Every weekend for the past seven months, Delilah Edwards’ parents have driven from their home in Moline near the Iowa border to Chicago to see their daughter.
It’s the leaving that hurts the most.
“I don’t even know how I deal with it; I have to do it,” says Samantha Davidson, mother to the 3-year-old.
She and her husband, Ryan Edwards, have had to do it because they have two other children to care for back home and because Delilah was, until last week, a patient at Ann & Robert H. Lurie Children’s Hospital awaiting a heart transplant.
On Thursday, Delilah’s family will be especially thankful — for a team of nurses who have learned to soothe the little girl when it’s time each week for her parents to say goodbye and because, at last, she has a new heart.
This week, Delilah and her family — along with about 70 other families — will be celebrating Thanksgiving at the downtown Ronald McDonald House, free accommodation for families so that they can be near to children undergoing medical treatment. Some stay for a few days, others a year or more.
Delilah’s family expects to remain there for the next four to six weeks so that they can accompany her back to Lurie multiple times each week for checkups.
Delilah was born with an underdeveloped left side of her heart. She’s endured nine surgeries in all, in part, because some of them didn’t work.
“She really doesn’t know anything but this. So this is her normal. I think it affects us a lot more than it actually affects her,” Davidson said.
Like when her parents have to leave after spending the weekend with their daughter.
“When we do leave, we’re like, ‘Oh, we’ll be back.’ But it’s not like we’ll be back in an hour or a couple of days,” Davidson said. “The nurses do a good job of keeping her distracted for us.”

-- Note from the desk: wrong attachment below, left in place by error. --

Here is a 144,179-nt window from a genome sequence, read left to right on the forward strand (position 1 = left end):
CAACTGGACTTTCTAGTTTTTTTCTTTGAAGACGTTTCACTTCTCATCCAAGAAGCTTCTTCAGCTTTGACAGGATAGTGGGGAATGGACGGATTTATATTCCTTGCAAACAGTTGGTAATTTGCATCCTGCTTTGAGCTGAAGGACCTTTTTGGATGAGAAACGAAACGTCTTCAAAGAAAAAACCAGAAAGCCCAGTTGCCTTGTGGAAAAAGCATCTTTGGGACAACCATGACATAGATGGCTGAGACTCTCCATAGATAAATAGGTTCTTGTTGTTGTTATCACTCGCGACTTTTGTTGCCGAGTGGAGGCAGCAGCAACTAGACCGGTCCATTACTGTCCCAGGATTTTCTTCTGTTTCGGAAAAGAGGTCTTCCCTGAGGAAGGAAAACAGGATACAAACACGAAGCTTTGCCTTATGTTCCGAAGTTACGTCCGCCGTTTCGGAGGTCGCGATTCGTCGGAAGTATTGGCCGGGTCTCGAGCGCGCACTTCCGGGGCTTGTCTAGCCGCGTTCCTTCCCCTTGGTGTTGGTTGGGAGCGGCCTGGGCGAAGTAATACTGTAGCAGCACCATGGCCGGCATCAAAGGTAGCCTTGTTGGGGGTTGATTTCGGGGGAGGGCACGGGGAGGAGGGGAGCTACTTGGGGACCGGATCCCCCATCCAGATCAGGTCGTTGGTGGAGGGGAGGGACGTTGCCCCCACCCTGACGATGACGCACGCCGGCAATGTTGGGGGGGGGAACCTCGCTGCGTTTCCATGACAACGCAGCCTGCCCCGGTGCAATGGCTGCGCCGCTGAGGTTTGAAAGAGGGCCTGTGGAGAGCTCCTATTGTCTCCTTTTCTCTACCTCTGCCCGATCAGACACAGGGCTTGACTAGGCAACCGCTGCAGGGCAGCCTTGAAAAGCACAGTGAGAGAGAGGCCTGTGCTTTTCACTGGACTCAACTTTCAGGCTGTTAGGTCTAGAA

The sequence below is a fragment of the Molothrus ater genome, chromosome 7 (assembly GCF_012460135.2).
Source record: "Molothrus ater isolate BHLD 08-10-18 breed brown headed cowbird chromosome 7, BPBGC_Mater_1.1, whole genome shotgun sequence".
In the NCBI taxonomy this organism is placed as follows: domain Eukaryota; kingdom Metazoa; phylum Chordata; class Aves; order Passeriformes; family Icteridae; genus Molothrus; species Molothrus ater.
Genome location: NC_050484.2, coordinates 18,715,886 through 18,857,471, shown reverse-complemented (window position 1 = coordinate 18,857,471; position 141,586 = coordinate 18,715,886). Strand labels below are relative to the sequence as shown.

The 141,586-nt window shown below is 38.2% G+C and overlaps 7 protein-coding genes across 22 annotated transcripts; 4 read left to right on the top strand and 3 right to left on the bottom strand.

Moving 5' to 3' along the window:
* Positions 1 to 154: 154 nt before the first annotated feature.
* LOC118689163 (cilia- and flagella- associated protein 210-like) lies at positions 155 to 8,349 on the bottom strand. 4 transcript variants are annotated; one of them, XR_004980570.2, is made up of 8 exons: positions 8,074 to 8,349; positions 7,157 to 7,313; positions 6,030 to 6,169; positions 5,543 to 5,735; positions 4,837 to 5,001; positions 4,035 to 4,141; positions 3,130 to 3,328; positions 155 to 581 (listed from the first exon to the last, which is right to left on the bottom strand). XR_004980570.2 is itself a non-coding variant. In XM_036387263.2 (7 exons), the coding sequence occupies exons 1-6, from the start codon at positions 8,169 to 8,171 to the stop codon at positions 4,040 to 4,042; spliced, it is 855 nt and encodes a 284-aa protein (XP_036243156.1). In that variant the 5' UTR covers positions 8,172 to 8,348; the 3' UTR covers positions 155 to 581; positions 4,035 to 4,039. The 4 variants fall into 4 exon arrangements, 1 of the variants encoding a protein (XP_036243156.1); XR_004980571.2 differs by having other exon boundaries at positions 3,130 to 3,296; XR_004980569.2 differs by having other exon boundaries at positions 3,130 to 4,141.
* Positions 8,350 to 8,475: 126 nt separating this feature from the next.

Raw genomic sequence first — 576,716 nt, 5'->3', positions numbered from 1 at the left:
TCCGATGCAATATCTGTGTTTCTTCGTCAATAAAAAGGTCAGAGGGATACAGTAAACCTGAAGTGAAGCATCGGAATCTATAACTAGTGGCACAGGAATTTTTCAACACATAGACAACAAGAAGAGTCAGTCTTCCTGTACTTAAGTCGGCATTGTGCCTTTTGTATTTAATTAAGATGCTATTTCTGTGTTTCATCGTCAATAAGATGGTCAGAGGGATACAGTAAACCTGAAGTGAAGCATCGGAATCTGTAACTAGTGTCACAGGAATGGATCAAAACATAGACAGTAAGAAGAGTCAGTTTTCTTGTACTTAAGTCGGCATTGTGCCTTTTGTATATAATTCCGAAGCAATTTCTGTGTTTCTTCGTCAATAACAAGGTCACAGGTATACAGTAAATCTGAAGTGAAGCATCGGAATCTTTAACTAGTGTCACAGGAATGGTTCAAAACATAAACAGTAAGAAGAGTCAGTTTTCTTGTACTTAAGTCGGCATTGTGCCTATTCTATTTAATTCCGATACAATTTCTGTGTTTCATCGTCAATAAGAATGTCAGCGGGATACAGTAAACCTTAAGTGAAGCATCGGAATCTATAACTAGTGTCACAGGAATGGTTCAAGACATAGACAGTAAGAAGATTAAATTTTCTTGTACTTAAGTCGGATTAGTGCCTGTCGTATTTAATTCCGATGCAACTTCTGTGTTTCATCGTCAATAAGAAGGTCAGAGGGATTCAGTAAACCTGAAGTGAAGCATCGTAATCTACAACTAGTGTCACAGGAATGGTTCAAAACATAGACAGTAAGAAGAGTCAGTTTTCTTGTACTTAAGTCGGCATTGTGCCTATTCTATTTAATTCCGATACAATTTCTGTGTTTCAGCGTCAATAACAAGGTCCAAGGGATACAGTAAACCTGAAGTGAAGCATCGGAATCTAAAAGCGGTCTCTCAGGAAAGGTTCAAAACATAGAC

Sometimes, Davidson leaves in tears — especially if she and her husband didn’t get to spend as much time with their daughter as they would have liked.
Doctors told Delilah’s parents in February that a new heart was the little girl’s best chance for long-term survival.
“Some kids, we can keep doing surgeries. The bigger problem for Delilah was not only did she have an abnormally developed heart, but then she developed heart failure,” said Dr. Phil Thrush, medical director for Lurie’s pediatric heart failure and transplantation program
The hospital averages 25 to 30 heart transplants a year, making it one of the nation’s busiest, Thrush said.
Delilah checked into the hospital in March and then, last month, the family got word a heart was available.
Her parents tried in the most simple way to explain to Delilah what was about to happen.
“We were like, ‘You’re going to get a new heart,’ and she was like, ‘Yay,’” Davidson said.
The Oct. 23 transplant surgery lasted about 12 hours — not uncommon when surgeons must first cut through considerable scar tissue, Thrush said.
Thrush said the first six months after surgery are the trickiest. Should she make it past a year, “I would expect her to have this heart likely for more than 20 years,” he said.
This week, on the eve of Thanksgiving, Delilah was scooting along on a pink-and-white big toy in the Ronald McDonald playroom followed closely by her mother.
“Before her color was really off. She was very pale — a grayish-blue color a lot of the time. And now, she is very pink. I’ve never seen her cheeks have this much color to them, “ her mother said.
The family doesn’t have major plans for Thursday except spending the day together.
“I’m just happy to be able to spend time with her,” Davidson said.